Inheriting trouble2 min read . Updated: 29 Jun 2012, 09:15 PM IST
My children, aged 14 and 16, will directly inherit a substantial property from their grandfather. Though we had urged the grandparents not to mention this to them, it has happened somehow. Now some of their friends know, and to our shock, the general attitude of some of them is, “You’re going to be rich, you don’t need to worry about anything." I am afraid this will soon translate into slacking off at school, not worrying about grades and admissions to good colleges, etc. Our daughter, who is older, is an average student, but with a flair for design, communication, etc. Earlier, she talked about joining fashion or design school. Now, she says she will directly open a home store. Our son often tells us that his friends call him “prince" and whatnot. How do we ensure they remain grounded?
Besides this one-time talk, you will need to find opportunities to talk about this at different times and levels too. For instance, when your daughter talks about opening a store, you could actually have her meet someone who runs a store, and get him or her to talk about all the managerial and entrepreneurial skills, hard work and acumen needed, besides the money involved.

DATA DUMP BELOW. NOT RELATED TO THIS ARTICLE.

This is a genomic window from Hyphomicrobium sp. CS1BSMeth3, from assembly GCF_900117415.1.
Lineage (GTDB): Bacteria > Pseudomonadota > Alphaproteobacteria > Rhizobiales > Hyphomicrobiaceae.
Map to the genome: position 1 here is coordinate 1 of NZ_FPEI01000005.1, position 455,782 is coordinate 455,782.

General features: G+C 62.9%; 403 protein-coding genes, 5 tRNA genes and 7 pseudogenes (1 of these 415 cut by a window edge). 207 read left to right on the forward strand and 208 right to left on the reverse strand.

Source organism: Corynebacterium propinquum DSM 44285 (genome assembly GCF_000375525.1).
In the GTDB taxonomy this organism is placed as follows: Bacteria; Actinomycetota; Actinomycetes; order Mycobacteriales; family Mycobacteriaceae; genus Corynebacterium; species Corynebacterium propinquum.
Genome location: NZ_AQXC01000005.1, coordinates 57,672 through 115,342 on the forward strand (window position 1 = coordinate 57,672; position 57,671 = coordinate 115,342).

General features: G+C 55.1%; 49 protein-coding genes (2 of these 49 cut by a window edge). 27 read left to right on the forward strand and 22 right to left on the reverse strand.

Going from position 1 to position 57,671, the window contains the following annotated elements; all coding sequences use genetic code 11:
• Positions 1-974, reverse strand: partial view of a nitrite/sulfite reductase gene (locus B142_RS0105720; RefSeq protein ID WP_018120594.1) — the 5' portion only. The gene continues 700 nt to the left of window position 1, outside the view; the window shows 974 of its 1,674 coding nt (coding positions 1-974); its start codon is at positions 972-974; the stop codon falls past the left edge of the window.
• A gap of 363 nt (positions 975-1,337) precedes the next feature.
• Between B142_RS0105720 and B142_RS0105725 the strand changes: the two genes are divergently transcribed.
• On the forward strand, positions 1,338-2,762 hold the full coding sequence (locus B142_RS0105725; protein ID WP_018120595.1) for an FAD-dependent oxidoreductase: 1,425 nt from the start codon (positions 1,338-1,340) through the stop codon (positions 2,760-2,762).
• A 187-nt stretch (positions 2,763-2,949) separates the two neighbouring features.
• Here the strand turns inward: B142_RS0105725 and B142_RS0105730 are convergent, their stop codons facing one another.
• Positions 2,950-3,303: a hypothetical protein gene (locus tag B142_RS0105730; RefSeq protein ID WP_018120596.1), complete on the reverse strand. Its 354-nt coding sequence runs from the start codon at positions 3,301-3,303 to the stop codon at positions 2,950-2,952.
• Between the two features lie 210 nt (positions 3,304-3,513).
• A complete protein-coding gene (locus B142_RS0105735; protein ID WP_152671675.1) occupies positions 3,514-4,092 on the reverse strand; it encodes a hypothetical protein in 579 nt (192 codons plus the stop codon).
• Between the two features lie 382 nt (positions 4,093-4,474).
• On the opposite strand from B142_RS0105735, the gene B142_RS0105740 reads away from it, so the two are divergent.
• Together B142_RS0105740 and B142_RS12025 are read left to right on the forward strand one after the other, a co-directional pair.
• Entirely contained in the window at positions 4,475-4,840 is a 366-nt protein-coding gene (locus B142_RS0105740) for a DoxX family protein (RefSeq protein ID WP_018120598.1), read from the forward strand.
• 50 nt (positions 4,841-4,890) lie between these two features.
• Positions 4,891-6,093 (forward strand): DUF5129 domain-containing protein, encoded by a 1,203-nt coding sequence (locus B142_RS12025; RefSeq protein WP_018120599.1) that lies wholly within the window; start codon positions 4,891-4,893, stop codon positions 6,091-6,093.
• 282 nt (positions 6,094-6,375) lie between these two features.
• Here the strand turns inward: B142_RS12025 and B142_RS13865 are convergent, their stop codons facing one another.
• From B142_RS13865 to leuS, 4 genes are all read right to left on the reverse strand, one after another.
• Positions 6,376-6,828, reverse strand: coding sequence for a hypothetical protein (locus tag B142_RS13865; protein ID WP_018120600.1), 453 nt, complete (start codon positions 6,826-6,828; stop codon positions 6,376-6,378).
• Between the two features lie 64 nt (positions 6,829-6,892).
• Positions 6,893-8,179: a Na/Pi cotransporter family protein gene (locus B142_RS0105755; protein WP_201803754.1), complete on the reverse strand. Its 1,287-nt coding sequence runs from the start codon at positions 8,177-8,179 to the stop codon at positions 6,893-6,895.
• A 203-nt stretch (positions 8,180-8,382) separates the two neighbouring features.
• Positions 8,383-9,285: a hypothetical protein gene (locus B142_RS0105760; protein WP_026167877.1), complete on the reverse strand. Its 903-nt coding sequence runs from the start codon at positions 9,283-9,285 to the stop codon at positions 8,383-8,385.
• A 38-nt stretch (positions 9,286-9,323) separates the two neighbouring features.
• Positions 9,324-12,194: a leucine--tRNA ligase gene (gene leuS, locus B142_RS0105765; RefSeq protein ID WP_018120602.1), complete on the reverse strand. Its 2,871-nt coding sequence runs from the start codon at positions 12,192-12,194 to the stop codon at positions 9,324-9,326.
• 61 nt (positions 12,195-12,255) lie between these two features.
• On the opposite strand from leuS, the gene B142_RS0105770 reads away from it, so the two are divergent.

What money does and means to them is what you can talk about and have them reflect on. You need to bring home to them that a person’s relationship with money is not as simple as, “I have money so I can sit back". How education and hard work simply add wonderful dimensions to the money you have, is what your children need to understand. They may not get it in one sitting, but you need to introduce this subject in different ways.
You could also give examples of third- and fourth-generation entrepreneurs, and how they are where they are not because they lolled about in their inherited wealth! You could talk about charity, sharing, employment generation...all in age-appropriate doses and not all in one go...but as an ongoing discussion. A little later, you could perhaps get someone like a financial adviser to speak to them in a friendly, informal way.
The covert and overt focus of all such talks should be that wisdom, judgement, education, emotional stability…all of these go into the enjoyment and appropriate use of money. Give them examples (and these can be found every other day in newspapers) of youngsters whose parents have let them use money indiscriminately, and how it has often led to dangerous or plain stupid behaviour.
The other important thing to spell out is that till the money is theirs, it is not theirs. Their grandparents are alive and may be around for many more years, and one must not think of inheritance as something that one already has.
It really is most inadvisable for people to tell their grandchildren or any beneficiaries of a will so much in advance. It messes with their minds and development, and only builds all kinds of unrealistic notions.
Gouri Dange is the author of ABCs of Parenting.
Write to Gouri at firstname.lastname@example.org